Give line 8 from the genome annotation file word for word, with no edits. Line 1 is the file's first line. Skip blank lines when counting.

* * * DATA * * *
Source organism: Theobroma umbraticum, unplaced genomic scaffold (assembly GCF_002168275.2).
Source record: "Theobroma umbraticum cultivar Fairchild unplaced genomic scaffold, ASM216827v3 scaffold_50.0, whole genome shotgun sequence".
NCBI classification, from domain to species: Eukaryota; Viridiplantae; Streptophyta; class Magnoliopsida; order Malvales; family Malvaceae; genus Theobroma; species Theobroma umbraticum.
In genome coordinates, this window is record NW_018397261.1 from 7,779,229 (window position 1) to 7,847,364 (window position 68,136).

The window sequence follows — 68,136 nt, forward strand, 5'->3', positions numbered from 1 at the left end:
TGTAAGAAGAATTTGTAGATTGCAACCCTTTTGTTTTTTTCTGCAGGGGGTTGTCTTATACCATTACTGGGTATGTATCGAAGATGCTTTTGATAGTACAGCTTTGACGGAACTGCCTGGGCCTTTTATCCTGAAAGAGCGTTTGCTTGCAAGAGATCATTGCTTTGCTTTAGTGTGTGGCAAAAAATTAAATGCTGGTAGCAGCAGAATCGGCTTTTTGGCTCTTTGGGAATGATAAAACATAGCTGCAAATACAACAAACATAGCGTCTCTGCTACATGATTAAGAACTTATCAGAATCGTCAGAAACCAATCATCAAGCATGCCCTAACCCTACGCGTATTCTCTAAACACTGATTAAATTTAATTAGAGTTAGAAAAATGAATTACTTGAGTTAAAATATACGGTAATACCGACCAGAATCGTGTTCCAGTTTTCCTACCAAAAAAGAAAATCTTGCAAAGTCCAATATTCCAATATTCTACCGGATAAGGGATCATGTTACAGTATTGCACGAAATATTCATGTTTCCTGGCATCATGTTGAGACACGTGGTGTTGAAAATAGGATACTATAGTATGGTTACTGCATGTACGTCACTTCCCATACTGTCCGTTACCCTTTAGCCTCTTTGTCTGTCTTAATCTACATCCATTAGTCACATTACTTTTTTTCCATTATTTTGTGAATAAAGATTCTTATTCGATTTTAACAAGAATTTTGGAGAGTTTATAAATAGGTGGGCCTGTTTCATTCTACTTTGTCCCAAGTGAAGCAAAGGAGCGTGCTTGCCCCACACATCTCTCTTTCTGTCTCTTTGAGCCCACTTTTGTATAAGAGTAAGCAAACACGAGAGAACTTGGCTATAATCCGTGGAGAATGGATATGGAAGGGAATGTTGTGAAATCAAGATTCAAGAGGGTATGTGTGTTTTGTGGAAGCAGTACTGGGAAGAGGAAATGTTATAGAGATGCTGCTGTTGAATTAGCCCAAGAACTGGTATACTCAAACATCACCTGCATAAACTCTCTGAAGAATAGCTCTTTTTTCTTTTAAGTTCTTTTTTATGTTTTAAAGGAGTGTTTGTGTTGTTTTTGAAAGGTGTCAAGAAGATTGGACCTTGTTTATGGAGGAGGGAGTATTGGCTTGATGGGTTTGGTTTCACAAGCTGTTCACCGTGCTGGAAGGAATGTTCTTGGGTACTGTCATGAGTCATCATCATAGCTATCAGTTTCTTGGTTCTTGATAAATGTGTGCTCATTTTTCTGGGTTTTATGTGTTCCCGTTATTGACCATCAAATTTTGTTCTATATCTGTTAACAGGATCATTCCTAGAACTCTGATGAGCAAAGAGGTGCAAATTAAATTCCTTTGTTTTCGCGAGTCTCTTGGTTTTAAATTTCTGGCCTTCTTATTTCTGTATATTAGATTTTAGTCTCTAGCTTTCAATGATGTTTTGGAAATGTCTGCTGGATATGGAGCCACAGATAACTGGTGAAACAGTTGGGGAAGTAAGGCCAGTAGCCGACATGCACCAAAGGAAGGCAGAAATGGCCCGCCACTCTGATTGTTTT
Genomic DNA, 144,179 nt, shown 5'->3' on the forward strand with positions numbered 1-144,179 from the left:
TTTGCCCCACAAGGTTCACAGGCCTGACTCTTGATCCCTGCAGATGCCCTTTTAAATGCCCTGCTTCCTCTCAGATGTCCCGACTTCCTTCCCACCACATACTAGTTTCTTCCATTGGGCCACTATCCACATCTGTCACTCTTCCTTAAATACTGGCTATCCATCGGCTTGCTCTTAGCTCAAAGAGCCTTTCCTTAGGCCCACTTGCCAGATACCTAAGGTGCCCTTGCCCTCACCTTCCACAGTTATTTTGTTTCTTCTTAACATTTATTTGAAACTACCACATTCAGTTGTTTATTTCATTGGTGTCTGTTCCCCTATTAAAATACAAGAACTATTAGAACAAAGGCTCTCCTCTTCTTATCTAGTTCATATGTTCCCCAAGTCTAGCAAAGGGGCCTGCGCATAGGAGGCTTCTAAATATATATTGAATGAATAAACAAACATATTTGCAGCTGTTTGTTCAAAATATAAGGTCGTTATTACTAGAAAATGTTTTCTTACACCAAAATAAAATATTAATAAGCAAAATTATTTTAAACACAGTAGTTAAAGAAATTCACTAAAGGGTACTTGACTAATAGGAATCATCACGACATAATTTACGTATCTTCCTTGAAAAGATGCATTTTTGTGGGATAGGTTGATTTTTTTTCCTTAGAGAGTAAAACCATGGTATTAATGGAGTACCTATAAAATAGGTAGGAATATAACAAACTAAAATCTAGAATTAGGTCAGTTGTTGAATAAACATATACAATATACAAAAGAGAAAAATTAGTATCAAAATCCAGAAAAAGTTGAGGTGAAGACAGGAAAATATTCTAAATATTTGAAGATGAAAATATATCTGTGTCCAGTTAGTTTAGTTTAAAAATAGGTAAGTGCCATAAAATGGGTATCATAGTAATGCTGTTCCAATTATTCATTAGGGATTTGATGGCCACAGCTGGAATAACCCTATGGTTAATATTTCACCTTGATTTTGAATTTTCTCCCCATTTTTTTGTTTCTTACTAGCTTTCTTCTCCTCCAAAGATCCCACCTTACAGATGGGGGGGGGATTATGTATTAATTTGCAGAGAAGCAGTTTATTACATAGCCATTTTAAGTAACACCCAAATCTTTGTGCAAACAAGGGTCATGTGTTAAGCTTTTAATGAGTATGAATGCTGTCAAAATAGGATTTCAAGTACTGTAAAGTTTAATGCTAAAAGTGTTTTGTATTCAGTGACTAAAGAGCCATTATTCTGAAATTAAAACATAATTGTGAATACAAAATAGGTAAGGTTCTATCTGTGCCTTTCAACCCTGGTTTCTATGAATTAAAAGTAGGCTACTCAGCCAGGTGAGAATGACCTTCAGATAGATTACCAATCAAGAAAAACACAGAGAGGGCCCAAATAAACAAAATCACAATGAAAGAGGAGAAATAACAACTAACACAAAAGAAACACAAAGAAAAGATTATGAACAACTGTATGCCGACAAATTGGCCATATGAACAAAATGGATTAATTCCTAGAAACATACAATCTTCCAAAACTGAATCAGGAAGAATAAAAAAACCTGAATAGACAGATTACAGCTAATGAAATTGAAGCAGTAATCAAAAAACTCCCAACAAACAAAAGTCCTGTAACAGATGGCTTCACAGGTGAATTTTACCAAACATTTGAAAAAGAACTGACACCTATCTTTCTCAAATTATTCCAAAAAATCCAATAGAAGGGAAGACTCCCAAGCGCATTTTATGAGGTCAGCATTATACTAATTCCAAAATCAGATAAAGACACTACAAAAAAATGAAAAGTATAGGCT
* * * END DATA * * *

TTTGCCCCACAAGGTTCACAGGCCTGACTCTTGATCCCTGCAGATGCCCTTTTAAATGCCCTGCTTCCTCTCAGATGTCCCGACTTCCTTCCCACCACATACTAGTTTCTTCCATTGGGCCACTATCCACATCTGTCACTCTTCCTTAAATACTGGCTATCCATCGGCTTGCTCTTAGCTCAAAGAGCCTTTCCTTAGGCCCACTTGCCAGATACCTAAGGTGCCCTTGCCCTCACCTTCCACAGTTATTTTGTTTCTTCTTAACATTTATTTGAAACTACCACATTCAGTTGTTTATTTCATTGGTGTCTGTTCCCCTATTAAAATACAAGAACTATTAGAACAAAGGCTCTCCTCTTCTTATCTAGTTCATATGTTCCCCAAGTCTAGCAAAGGGGCCTGCGCATAGGAGGCTTCTAAATATATATTGAATGAATAAACAAACATATTTGCAGCTGTTTGTTCAAAATATAAGGTCGTTATTACTAGAAAATGTTTTCTTACACCAAAATAAAATATTAATAAGCAAAATTATTTTAAACACAGTAGTTAAAGAAATTCACTAAAGGGTACTTGACTAATAGGAATCATCACGACATAATTTACGTATCTTCCTTGAAAAGATGCATTTTTGTGGGATAGGTTGATTTTTTTTCCTTAGAGAGTAAAACCATGGTATTAATGGAGTACCTATAAAATAGGTAGGAATATAACAAACTAAAATCTAGAATTAGGTCAGTTGTTGAATAAACATATACAATATACAAAAGAGAAAAATTAGTATCAAAATCCAGAAAAAGTTGAGGTGAAGACAGGAAAATATTCTAAATATTTGAAGATGAAAATATATCTGTGTCCAGTTAGTTTAGTTTAAAAATAGGTAAGTGCCATAAAATGGGTATCATAGTAATGCTGTTCCAATTATTCATTAGGGATTTGATGGCCACAGCTGGAATAACCCTATGGTTAATATTTCACCTTGATTTTGAATTTTCTCCCCATTTTTTTGTTTCTTACTAGCTTTCTTCTCCTCCAAAGATCCCACCTTACAGATGGGGGGGGGATTATGTATTAATTTGCAGAGAAGCAGTTTATTACATAGCCATTTTAAGTAACACCCAAATCTTTGTGCAAACAAGGGTCATGTGTTAAGCTTTTAATGAGTATGAATGCTGTCAAAATAGGATTTCAAGTACTGTAAAGTTTAATGCTAAAAGTGTTTTGTATTCAGTGACTAAAGAGCCATTATTCTGAAATTAAAACATAATTGTGAATACAAAATAGGTAAGGTTCTATCTGTGCCTTTCAACCCTGGTTTCTATGAATTAAAAGTAGGCTACTCAGCCAGGTGAGAATGACCTTCAGATAGATTACCAATCAAGAAAAACACAGAGAGGGCCCAAATAAACAAAATCACAATGAAAGAGGAGAAATAACAACTAACACAAAAGAAACACAAAGAAAAGATTATGAACAACTGTATGCCGACAAATTGGCCATATGAACAAAATGGATTAATTCCTAGAAACATACAATCTTCCAAAACTGAATCAGGAAGAATAAAAAAACCTGAATAGACAGATTACAGCTAATGAAATTGAAGCAGTAATCAAAAAACTCCCAACAAACAAAAGTCCTGTAACAGATGGCTTCACAGGTGAATTTTACCAAACATTTGAAAAAGAACTGACACCTATCTTTCTCAAATTATTCCAAAAAATCCAATAGAAGGGAAGACTCCCAAGCGCATTTTATGAGGTCAGCATTATACTAATTCCAAAATCAGATAAAGACACTACAAAAAAATGAAAAGTATAGGCT